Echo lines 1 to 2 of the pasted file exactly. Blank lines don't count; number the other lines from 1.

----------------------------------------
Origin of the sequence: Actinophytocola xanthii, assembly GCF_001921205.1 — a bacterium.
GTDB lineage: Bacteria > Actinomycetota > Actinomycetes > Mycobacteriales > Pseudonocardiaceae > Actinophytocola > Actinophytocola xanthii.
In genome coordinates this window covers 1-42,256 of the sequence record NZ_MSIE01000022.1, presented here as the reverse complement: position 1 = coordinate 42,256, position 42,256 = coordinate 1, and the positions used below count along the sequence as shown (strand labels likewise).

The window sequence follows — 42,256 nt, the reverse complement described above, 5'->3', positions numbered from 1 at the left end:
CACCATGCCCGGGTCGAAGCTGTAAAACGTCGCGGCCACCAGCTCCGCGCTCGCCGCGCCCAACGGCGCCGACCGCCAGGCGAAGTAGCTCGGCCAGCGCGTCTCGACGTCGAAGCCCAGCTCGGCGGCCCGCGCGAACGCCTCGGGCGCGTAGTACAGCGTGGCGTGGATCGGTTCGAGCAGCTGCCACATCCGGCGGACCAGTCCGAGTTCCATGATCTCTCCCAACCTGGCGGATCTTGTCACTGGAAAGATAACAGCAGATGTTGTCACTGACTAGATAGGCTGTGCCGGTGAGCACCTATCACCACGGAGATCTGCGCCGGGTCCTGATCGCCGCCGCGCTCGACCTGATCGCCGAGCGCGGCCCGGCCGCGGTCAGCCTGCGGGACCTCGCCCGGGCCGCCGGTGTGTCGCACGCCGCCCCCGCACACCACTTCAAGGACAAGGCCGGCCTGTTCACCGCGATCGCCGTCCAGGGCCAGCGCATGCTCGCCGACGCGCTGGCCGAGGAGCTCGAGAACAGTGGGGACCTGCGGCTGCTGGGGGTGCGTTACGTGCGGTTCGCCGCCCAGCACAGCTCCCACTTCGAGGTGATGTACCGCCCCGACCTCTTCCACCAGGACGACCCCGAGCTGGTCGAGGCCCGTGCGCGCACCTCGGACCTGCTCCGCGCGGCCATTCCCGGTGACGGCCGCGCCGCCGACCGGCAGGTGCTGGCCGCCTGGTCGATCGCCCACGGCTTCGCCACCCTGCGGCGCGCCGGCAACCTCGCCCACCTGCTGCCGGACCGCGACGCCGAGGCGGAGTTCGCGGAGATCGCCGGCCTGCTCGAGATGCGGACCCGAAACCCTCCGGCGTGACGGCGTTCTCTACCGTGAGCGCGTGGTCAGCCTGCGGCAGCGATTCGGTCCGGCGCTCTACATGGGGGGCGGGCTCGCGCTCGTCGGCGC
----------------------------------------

Origin of the sequence: Actinophytocola xanthii, assembly GCF_001921205.1 — a bacterium.
GTDB lineage: Bacteria > Actinomycetota > Actinomycetes > Mycobacteriales > Pseudonocardiaceae > Actinophytocola > Actinophytocola xanthii.